Also, partially, I think, to the low noise floor, the top end presentation of this amp is neither too hot nor too cool but like Goldilocks’ porridge, I found that with this amp, it’s “juusst right”. On the relatively new release from Brubeck Editions records of the album “Time OutTakes”, we are treated to alternate takes from the famous 1959 album “Time Out” sessions. This new mastering of cuts captured at the same time as those in this jazz classic, we can see how recording and mastering technology has improved in the ensuing 62 years. For instance, Take Five, probably one of the most famous jazz tracks ever released, begins on this take, anyway, with rim shots and cymbal brush strokes from drummer Joe Morello. On other amps it is hard to distinguish that the rim shots are simultaneously accompanied by the brushed cymbals, and even though I have owned the original release of this famous album for many decades, I never noticed this (and frankly I’m not even sure it’s there on the released take!). But the Kinki’s clean, incredibly quiet top end makes it instantly apparent what’s going on here with this percussive introduction to Take Five.
Moving to the midrange, it is, compared to my Harman Kardon HK900, a bit on the cool side and I could wish for some more warmth, but it may be because I’m used to much warmer mids on my reference amp. On the Verve album, “Getz/Gilberto”, Astrud Gilberto’s voice on the famous cut The Girl From Ipanema seems to have stepped back a couple steps from the virtual “stage apron” in order to give us her breathy and sexy Portuguese accented English lyric.
The bottom end of the EX-M1+ is beyond reproach. With a damping factor of 2000, one would expect this amplifier to grab the woofer with it’s teeth and hold on like a snapping turtle (am I mixing my metaphors here? Turtles don’t have teeth, but they are tenacious) and it does! The bass is articulate, well controlled and deep. When the organ speaks It’s full C Major chord in the second movement of Saint-Saens “Organ Symphony #3 in C minor” (Michael Stern, Kansas City Symphony, on Reference Recordings) It has real authority, certainly, but one can easily hear the separation between the wind chest chuff of the organ and the actual bass note. Most amps can’t do this as well as the Kinki Studio amp because the bottom end is not that well controlled. This is impressive.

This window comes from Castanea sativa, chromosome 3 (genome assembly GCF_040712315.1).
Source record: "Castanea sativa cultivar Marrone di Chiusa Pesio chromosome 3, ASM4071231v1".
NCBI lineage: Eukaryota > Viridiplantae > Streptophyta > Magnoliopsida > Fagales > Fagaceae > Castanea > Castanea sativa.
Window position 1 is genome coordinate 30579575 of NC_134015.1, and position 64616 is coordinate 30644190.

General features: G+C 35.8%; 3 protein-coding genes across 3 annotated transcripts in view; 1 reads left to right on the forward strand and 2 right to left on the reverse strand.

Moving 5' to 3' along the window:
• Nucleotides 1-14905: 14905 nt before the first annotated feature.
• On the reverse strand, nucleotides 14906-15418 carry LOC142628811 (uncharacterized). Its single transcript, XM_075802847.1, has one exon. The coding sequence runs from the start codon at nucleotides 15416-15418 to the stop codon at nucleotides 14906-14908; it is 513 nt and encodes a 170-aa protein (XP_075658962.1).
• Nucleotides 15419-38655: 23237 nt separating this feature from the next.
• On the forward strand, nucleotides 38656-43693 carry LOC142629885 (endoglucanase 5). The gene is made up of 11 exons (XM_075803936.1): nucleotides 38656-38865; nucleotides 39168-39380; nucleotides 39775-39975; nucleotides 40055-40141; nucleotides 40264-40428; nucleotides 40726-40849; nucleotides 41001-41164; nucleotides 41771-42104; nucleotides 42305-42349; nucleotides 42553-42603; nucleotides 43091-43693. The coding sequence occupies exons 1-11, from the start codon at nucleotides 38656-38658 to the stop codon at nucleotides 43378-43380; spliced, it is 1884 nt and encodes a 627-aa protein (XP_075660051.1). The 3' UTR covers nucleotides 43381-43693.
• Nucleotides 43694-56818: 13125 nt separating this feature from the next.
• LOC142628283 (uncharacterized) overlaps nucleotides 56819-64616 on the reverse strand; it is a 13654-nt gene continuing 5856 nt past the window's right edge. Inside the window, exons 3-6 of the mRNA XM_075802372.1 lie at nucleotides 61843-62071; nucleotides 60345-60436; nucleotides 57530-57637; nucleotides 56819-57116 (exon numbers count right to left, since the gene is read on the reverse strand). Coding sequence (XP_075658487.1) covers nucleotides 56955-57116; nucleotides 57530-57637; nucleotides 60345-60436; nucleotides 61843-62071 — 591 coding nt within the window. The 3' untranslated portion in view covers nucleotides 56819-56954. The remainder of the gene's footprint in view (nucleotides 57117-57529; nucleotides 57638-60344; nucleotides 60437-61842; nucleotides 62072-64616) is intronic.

Another reviewer/designer friend of mine (who’s ears, I trust) had occasion to compare an EX-M1+ to the $40,000 D’Agostino integrated amp and said that the Kinki was “at least as good”. High praise indeed, but I can’t really vouch for it because I haven’t heard it, but if they are even comparable then the Kinki Studio EX-M1+ is punching W-A-A-Y-Y above it’s weight class! At this price or at even twice this price this no-frills amp just has to be highly recommended! I’m keeping this one.
It is only 𝐔𝐒$𝟮,𝟴𝟵𝟴.𝟎𝟎 for 𝐄𝐗-𝐌𝟭+𝗜𝗻𝘁𝗲𝗴𝗿𝗮𝘁𝗲𝗱 𝗔𝗺𝗽𝗹𝗶𝗳𝗶𝗲𝗿!
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Reviewed By: George Graves@ Audiophile Style